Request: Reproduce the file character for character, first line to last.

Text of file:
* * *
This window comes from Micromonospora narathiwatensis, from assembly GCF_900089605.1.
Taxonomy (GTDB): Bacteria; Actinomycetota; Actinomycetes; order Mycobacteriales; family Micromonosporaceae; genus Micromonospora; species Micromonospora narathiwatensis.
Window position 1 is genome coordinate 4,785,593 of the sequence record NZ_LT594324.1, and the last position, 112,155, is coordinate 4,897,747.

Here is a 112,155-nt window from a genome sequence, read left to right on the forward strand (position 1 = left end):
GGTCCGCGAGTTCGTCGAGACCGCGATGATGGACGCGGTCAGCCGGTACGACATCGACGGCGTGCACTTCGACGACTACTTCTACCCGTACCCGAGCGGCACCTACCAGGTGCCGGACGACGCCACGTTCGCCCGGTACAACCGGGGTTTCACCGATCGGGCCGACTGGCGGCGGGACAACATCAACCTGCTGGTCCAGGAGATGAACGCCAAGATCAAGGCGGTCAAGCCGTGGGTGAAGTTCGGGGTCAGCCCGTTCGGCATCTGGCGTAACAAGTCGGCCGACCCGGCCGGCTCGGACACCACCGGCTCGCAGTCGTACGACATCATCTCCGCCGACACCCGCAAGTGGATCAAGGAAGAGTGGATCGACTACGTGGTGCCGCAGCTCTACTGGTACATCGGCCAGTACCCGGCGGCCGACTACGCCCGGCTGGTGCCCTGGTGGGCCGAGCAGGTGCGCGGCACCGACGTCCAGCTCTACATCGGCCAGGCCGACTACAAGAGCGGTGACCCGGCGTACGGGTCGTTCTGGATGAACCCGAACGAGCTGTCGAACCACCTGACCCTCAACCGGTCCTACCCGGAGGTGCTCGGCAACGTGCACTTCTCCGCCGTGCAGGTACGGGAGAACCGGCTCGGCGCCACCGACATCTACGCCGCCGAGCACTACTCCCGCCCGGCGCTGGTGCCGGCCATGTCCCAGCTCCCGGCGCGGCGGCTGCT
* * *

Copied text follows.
This window comes from Micromonospora narathiwatensis, from assembly GCF_900089605.1.
Taxonomy (GTDB): Bacteria; Actinomycetota; Actinomycetes; order Mycobacteriales; family Micromonosporaceae; genus Micromonospora; species Micromonospora narathiwatensis.
Window position 1 is genome coordinate 4,785,593 of the sequence record NZ_LT594324.1, and the last position, 112,155, is coordinate 4,897,747.

Here is a 112,155-nt window from a genome sequence, read left to right on the forward strand (position 1 = left end):
GGTCCGCGAGTTCGTCGAGACCGCGATGATGGACGCGGTCAGCCGGTACGACATCGACGGCGTGCACTTCGACGACTACTTCTACCCGTACCCGAGCGGCACCTACCAGGTGCCGGACGACGCCACGTTCGCCCGGTACAACCGGGGTTTCACCGATCGGGCCGACTGGCGGCGGGACAACATCAACCTGCTGGTCCAGGAGATGAACGCCAAGATCAAGGCGGTCAAGCCGTGGGTGAAGTTCGGGGTCAGCCCGTTCGGCATCTGGCGTAACAAGTCGGCCGACCCGGCCGGCTCGGACACCACCGGCTCGCAGTCGTACGACATCATCTCCGCCGACACCCGCAAGTGGATCAAGGAAGAGTGGATCGACTACGTGGTGCCGCAGCTCTACTGGTACATCGGCCAGTACCCGGCGGCCGACTACGCCCGGCTGGTGCCCTGGTGGGCCGAGCAGGTGCGCGGCACCGACGTCCAGCTCTACATCGGCCAGGCCGACTACAAGAGCGGTGACCCGGCGTACGGGTCGTTCTGGATGAACCCGAACGAGCTGTCGAACCACCTGACCCTCAACCGGTCCTACCCGGAGGTGCTCGGCAACGTGCACTTCTCCGCCGTGCAGGTACGGGAGAACCGGCTCGGCGCCACCGACATCTACGCCGCCGAGCACTACTCCCGCCCGGCGCTGGTGCCGGCCATGTCCCAGCTCCCGGCGCGGCGGCTGCT